Mechanisms of gastrulation in mammals

During the first three weeks of development the human fetus becomes almost completely formed. Hitherto, most of our understanding of development is inferred from mouse studies, because human embryos cannot be studied after they implant around of day 9 after fertilization. The pig has recently emerged as a valuable model species that can inform on fundamental mechanisms of human development, is easily accessible and is important in biomedical research. Given that fundamental questions about cell lineage decisions during early gastrulation, also known as the black box of development, remain unanswered, and are critically important for understanding the basis of early embryo mortality and birth defects, we have focussed our efforts in gaining new understanding of pig developmental biology. Using state of the art transcriptomics we demonstrated that pig embryos can be used to broaden the knowledge of human development (Ramos-Ibeas et al., Nature Communications 10:500, 2019), and represent an accessible and ethically acceptable source of embryos for research. Furthermore, given that the pig is an excellent model for biomedical research, increasing our knowledge of its developmental biology will have an impact in human regenerative medicine and our understanding of human genetic diseases.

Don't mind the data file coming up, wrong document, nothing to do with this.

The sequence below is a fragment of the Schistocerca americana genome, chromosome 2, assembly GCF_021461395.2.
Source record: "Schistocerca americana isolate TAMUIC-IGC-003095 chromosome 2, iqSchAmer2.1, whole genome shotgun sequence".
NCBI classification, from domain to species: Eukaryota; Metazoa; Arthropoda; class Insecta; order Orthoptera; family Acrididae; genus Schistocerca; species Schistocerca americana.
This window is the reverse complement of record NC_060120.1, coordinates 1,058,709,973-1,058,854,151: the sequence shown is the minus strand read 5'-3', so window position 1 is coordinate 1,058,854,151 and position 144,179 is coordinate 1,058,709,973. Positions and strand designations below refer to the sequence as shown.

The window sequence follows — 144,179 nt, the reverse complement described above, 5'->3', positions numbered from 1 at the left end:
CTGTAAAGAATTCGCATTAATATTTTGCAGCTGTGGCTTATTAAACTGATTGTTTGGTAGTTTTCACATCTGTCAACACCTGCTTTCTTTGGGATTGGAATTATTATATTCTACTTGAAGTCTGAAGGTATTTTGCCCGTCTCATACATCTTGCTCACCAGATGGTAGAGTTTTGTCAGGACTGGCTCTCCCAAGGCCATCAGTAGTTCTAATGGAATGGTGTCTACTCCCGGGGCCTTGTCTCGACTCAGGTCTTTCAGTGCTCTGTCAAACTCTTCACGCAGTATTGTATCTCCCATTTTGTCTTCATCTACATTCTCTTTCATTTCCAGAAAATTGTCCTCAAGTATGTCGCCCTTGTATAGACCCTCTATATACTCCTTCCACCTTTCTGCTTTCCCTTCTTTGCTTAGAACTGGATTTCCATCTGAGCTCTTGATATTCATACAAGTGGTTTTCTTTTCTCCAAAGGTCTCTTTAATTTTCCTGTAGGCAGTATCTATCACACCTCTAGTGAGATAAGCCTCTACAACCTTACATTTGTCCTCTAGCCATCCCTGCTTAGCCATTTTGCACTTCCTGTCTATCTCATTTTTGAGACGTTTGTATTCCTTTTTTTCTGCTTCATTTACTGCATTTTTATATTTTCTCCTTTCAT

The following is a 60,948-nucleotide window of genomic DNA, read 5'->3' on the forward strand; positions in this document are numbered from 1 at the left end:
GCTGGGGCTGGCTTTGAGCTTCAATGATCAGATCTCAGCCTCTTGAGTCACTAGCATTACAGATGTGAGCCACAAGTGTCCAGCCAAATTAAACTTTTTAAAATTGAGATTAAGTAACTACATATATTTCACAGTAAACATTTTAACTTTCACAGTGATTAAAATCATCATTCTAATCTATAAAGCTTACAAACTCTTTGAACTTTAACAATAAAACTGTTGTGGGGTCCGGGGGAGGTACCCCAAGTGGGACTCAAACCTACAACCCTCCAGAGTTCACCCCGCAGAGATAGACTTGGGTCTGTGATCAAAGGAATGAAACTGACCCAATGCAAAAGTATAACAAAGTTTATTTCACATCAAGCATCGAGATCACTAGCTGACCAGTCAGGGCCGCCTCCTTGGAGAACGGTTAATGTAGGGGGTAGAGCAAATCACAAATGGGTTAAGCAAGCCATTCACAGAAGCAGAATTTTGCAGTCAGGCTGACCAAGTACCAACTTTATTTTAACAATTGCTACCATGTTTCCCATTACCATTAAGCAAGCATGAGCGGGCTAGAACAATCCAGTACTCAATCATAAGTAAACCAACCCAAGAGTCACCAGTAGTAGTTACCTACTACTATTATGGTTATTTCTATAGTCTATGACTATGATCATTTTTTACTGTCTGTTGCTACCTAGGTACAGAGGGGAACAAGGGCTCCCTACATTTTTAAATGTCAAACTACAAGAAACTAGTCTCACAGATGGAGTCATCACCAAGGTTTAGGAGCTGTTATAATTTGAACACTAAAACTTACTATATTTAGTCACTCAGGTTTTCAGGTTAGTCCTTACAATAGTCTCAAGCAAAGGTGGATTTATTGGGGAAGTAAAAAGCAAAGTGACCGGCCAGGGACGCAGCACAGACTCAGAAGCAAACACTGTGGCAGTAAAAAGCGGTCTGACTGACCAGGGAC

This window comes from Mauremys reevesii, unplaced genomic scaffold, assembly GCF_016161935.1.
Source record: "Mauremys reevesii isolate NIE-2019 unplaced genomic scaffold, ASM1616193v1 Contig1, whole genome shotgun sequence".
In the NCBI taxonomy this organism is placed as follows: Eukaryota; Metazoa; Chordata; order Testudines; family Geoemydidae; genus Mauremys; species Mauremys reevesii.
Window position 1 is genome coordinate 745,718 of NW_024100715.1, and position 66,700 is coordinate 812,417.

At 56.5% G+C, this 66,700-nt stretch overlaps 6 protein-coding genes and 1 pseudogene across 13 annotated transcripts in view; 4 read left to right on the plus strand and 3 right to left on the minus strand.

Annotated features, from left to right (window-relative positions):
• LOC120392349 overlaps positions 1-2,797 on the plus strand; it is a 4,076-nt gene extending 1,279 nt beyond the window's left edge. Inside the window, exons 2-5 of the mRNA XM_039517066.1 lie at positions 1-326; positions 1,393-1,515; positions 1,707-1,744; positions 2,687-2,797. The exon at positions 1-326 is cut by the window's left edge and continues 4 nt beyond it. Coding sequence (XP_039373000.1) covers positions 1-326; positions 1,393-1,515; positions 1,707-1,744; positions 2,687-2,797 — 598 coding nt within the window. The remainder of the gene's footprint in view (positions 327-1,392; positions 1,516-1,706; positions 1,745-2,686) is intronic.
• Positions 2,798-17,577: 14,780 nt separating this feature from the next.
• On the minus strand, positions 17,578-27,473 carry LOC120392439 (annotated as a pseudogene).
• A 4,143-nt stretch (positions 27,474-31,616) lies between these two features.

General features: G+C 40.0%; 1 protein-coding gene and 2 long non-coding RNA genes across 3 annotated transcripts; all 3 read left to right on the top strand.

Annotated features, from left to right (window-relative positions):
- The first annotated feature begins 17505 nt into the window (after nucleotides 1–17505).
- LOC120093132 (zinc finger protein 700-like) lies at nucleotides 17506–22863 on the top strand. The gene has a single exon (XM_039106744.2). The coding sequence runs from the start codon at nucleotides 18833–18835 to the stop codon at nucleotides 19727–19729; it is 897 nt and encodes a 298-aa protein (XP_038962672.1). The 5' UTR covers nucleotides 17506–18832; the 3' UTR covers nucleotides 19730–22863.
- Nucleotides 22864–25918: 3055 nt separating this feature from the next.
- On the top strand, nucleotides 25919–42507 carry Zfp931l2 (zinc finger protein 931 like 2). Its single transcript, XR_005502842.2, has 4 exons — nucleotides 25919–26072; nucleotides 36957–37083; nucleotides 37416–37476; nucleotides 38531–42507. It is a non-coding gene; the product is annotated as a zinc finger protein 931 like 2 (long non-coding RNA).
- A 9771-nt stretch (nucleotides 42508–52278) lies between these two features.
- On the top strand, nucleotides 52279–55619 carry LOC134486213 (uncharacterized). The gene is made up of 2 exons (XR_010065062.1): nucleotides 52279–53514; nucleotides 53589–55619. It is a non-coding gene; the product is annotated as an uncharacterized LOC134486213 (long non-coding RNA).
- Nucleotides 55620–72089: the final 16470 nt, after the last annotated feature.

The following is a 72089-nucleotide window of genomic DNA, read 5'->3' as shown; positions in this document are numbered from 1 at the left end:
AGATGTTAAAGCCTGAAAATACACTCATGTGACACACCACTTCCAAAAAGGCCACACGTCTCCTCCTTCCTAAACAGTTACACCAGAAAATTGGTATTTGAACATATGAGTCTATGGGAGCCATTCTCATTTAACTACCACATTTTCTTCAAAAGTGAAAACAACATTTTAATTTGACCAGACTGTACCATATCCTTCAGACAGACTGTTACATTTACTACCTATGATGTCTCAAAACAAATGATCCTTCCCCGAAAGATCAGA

Stem Cell Technologies in livestock species

We have gained detailed understanding of the developmental trajectories of cells that constitute de pre-implantation pig embryo using single cell genomics (Ramos-Ibeas et al., Nature Communications 10:500, 2019). With this knowledge we have developed novel methods for derivation of embryonic stem cells from diverse domestic animal embryos (Kinoshita et al., Development , 148 (23): dev199901, 2021). These cells can be established easily and can differentiate into all cell lineages upon specific cues.

We use these cells to study gastrulation in vitro via generation of gastruloids, an alternative model for functional investigation of gene function during development. This new resource enables high-throughput investigations into fundamental questions of embryo development, and can inform on cell fate specification programs in different animals.

Cultivated meat from livestock stem cells

The new cell lines generated in our laboratory can robustly differentiate into specific lineages. We are currently developing technologies to generate muscle and adipose progenitors to create cultivated meat. We aim to develop this source of nutritious animal proteins as a complement to conventional meat. We expect that this new form of food production will help alleviate the increasing demand for meat worldwide, contributing to a more sustainable production (by reducing the needs of additional land and water). This early stage technology is benefiting of the enormous progress in our understanding of cellular physiology and of the technological advances in engineering and manufacturing.